Immerse Yourself in the Stories

Our dynamic collections include influential works and masterpieces created by artists from many diverse backgrounds. Come see our renowned Native American, Western, and Contemporary Art collections and explore them online below.

Jacob M. Koopee, Jr. (Hopi-Tewa, 1970 - 2011), Pot, 2000 or 2006, Clay, Gift: Courtesy of Helen Cox Kersting in Memory of Dr. Hans Joachim Kersting

Explore the Collection Online

See the Eiteljorg Museum’s extensive collection of artwork in our virtual database

The Eiteljorg Museum’s collection of Native American and Western Art is now online! Explore portions of the collection through our virtual database below. More items will be added regularly. If you have questions or an inquiry about specific items within the online collections database, please review the policies below to find out more.

Policies, Procedures and General Information

Native American Graves Protection and Repatriation Act (NAGPRA)

The Eiteljorg stewards a significant Native American art collection. Compliance with federal legislation regarding the repatriation of Native American ancestors and cultural material is an important element of maintaining relationships with Native nations, communities, and individuals.

For potential claims, please contact:

Kathryn Haigh, President and CEO,
Dorene Red Cloud, Associate Curator of Native American Art, 317-275-1352,
and Allison Evans, Director of Collections and Exhibitions Management, 317-275-1358,

For general inquiries regarding NAGPRA, please contact:

Dorene Red Cloud, Associate Curator of Native American Art, 317-275-1352,
and Allison Evans, Director of Collections and Exhibitions Management, 317-275-1358,

Policy regarding NAPGRA (excerpt from Eiteljorg Museum Collections Management Policy)
The acquisition of cultural property of Native Americans will comply with the Native American Graves Protection and Repatriation Act of 1990 (P.L. 101-601; 25 U.S.C. 3001-3013; 104 Stat. 3048-3058) and all associated regulations. NAGPRA requires that all institutions that receive federal funds (including the Eiteljorg Museum) report summaries of cultural objects and inventories of Native American ancestors (human remains) and associated funerary objects to federally recognized tribes. Ancestors (human remains), funerary objects, objects of cultural patrimony, and sacred objects can be claimed by federally recognized tribes for repatriation (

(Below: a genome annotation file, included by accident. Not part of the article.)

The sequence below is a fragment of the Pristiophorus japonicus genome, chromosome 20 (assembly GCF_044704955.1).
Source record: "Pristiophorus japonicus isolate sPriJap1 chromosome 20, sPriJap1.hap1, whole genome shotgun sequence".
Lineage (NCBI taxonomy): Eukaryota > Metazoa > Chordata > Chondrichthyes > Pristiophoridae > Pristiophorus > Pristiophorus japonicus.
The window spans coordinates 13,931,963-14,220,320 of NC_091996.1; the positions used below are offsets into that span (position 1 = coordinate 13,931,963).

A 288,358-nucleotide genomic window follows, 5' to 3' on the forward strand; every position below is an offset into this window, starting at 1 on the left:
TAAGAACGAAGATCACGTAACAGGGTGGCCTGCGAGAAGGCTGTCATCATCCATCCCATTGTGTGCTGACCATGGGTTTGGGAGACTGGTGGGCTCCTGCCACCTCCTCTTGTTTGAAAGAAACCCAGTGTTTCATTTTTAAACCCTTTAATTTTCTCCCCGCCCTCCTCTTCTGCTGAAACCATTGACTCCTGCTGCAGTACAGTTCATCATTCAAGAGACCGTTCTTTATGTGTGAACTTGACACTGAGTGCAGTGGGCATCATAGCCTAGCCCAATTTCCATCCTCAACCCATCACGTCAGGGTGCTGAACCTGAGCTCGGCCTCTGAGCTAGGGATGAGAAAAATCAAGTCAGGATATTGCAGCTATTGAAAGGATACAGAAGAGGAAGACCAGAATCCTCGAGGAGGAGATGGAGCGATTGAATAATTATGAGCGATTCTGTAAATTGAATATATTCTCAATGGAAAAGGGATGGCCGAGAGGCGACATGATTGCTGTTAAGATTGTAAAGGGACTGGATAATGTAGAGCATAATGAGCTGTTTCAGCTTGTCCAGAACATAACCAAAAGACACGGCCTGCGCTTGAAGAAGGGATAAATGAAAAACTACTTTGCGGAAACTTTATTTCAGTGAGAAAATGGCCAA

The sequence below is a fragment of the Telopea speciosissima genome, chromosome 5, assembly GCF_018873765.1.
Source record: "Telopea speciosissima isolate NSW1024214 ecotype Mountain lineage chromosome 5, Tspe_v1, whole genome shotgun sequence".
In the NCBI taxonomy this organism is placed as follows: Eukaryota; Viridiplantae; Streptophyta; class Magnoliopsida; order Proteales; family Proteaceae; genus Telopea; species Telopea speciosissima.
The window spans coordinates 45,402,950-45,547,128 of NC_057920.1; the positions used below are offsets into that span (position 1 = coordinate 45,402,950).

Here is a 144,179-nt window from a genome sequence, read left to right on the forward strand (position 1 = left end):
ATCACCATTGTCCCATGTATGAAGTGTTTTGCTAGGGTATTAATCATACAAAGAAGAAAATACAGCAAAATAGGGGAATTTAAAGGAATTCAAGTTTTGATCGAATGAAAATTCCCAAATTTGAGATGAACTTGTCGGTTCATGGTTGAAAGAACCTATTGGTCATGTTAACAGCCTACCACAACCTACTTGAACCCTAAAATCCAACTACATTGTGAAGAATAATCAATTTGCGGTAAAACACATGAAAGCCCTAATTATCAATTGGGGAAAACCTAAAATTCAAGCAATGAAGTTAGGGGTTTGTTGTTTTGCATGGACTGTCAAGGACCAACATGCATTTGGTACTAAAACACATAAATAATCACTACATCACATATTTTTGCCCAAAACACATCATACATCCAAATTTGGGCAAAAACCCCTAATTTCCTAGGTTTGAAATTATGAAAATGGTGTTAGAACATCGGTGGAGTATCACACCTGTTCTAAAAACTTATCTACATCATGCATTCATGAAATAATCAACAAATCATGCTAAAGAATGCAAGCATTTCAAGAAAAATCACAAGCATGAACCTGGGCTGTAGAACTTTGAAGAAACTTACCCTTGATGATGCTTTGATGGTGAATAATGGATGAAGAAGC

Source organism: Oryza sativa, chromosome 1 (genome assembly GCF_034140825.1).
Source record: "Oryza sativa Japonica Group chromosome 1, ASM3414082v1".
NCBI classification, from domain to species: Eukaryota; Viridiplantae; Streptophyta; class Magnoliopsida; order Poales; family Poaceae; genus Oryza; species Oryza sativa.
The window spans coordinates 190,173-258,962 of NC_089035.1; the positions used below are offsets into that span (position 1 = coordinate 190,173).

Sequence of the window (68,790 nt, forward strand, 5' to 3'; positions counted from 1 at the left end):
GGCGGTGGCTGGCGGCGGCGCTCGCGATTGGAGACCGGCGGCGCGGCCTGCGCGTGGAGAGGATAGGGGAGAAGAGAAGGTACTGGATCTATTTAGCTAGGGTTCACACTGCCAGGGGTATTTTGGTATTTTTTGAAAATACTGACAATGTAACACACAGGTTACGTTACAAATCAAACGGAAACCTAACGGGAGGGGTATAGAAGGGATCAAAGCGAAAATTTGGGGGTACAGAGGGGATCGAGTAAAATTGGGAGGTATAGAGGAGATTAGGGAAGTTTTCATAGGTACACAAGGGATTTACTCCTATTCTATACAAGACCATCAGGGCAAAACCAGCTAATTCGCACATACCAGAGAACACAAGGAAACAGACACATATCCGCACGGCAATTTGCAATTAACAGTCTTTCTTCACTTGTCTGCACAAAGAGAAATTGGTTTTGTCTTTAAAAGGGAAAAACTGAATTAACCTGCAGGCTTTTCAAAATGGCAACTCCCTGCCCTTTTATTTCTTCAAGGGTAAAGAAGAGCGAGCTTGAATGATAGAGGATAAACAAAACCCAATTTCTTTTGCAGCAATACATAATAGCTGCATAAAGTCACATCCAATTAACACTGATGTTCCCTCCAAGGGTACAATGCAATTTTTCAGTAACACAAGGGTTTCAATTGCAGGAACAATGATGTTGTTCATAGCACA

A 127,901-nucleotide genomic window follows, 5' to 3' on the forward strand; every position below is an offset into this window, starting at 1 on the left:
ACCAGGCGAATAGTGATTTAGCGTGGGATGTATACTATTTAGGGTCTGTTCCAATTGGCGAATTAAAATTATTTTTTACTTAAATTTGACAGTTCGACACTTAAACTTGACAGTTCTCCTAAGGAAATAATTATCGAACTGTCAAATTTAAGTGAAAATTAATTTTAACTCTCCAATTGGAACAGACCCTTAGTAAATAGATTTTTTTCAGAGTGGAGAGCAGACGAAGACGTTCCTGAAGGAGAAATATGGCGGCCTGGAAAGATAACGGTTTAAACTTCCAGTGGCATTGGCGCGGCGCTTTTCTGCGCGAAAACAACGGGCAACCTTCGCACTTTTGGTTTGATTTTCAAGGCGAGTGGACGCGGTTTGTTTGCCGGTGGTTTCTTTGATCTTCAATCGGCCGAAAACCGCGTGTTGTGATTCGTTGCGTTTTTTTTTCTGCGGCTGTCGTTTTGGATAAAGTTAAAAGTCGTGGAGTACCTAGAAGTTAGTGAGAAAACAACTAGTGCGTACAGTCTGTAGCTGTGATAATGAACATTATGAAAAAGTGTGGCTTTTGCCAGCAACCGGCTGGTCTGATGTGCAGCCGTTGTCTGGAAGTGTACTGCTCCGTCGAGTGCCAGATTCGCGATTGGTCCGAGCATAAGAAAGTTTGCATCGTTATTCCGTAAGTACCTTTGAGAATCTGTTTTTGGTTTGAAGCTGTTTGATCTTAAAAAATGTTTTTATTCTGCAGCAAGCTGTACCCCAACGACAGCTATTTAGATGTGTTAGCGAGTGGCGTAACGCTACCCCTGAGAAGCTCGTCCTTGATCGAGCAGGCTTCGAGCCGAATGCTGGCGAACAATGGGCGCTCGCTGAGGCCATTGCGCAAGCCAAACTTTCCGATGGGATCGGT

• Under no circumstance shall the museum pursue the acquisition of ancestors (human remains) from any source, nor will ancestors (human remains) be allowed on museum property.
  • Under no circumstance shall the museum pursue the acquisition of Native American funerary objects, sacred objects, or objects of cultural patrimony, unless it facilitates repatriation to a tribe. If for the sole purposes of repatriation, then objects will not be accessioned, but will be assigned a temporary hold number and appropriate cultural representatives will be contacted for transfer.

Donate Your Art / Collection

The Eiteljorg Museum of American Indians and Western Art acquires art for the collection through gift, bequest, transfer, commission, or purchase. The Eiteljorg only accepts unrestricted gifts, bequests, transfers, commissions, or purchases for the collections.

All item(s) under consideration for acquisition, either through gift, purchase, transfer, commission, or exchange, will be subject to thorough examination and research by Curatorial Staff. No item(s) shall be accepted for consideration without the full knowledge of the Curatorial and Collections Staff.

Curatorial Staff will make recommendations to the Acquisitions Committee and Collections Council before a formal decision is made. All acquisitions must receive approval by the Collections Council, which has been designated to represent the Board of Directors in taking such action.

If you have an item(s) you would like to gift to the museum please contact us via email or phone.

For inquiries about gifts of Native American Art, please contact:
Dorene Red Cloud, Curator of Native American Art 317-275-1352

For inquiries about gifts of Art of the American West, please contact:
Johanna Blume, Curator of Western Art, History, and Culture 317-275-1327

Donors are responsible for appraisals of value. Under no circumstance shall the museum provide an appraisal of a donation.

We do not accept any walk-in gifts, purchases, transfers, and bequests. Do not abandon any items on our premises.


The museum reserves the right to deaccession any item(s) from the accessioned collection for the purpose of refinement and development. The item(s) must meet institutional criteria to be considered for deaccessioning. A full list of deaccession justifications is available upon request.